Kenya reaps first billion from oil exports but economic forecast remains cloudy

Kenya has earned its first billion shillings from oil exports from the Turkana facility. But analysts say the milestone has been overshadowed by a cloud of economic gloom.

Kenya made 9 million euros from the sale of 240,000 barrels of oil produced at the Turkana oilfields, according to the National Bureau of Statistics.

But the country may well be paying more than it earned to meet the costs of transporting the oil to a terminal in Mombasa County where it is exported.

Tullow Oil, Kenya’s partner, is also eager to start recovering the over 1.8 billion euros it invested in exploration operations alone, an indication that Kenyans will have to wait for a while longer before being invited to the oil party.

“There is a lot of excitement about our entry into the League of nations of oil exporters," says Moses Ikiara, executive director of the Kenya investment authority (Keninvest).

But the economist notes that despite the impatience and high expectations for immediate transformation, there is need for restraint because the pipeline to Mombasa still has to be constructed.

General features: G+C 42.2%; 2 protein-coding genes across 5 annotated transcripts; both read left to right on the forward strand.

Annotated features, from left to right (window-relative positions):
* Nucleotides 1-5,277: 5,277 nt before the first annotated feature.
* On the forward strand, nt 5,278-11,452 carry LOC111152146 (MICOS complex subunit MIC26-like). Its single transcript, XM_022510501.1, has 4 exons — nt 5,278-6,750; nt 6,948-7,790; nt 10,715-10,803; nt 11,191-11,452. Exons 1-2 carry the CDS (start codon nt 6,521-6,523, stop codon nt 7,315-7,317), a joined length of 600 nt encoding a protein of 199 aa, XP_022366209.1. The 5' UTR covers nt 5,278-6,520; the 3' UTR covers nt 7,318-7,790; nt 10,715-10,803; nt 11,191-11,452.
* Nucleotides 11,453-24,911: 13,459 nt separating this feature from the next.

The Kininvest CEO says the first billion shillings has been deposited in a sovereign fund opened at the treasury from where it is managed along the lines of Kenya’s normal formula for the sharing of the budget a fait pre-determined criteria.

According to breakdown made public by petroleum principal secretary Andrew Kamau, 75 per cent goes to the national government, 20 percent to county governments and five percent for to communities.

Moses Ikiara expressed optimism that the windfall accruing from oil sales will strengthen Kenya’s affirmative action in terms of development.

The Keninvest chief plays down China’s emergence as the leading client waiting to buy the bulk of Kenya’s 500 million barrels of oil lying in the underbelly of Turkana country.

This was after Chinese firm ChemChina bought the first cargo of the Kenyan crude, after outbidding seven other refineries from Europe and Asia.Kenya’s debt burden towards China increased to SH860 billion (7.6 billion euros), an increase of 863 million euros this year alone.“Frankly speaking, I think people panic unnecessarily, because our oil is being produced by Tullow Oil – which is not a Chinese company."I don’t see a situation where the level of what Kenya owes China could come into the equation. It’s a matter of who is offering the best price for the product, that we have," the Kenya Investment Authority CEO reiterated.

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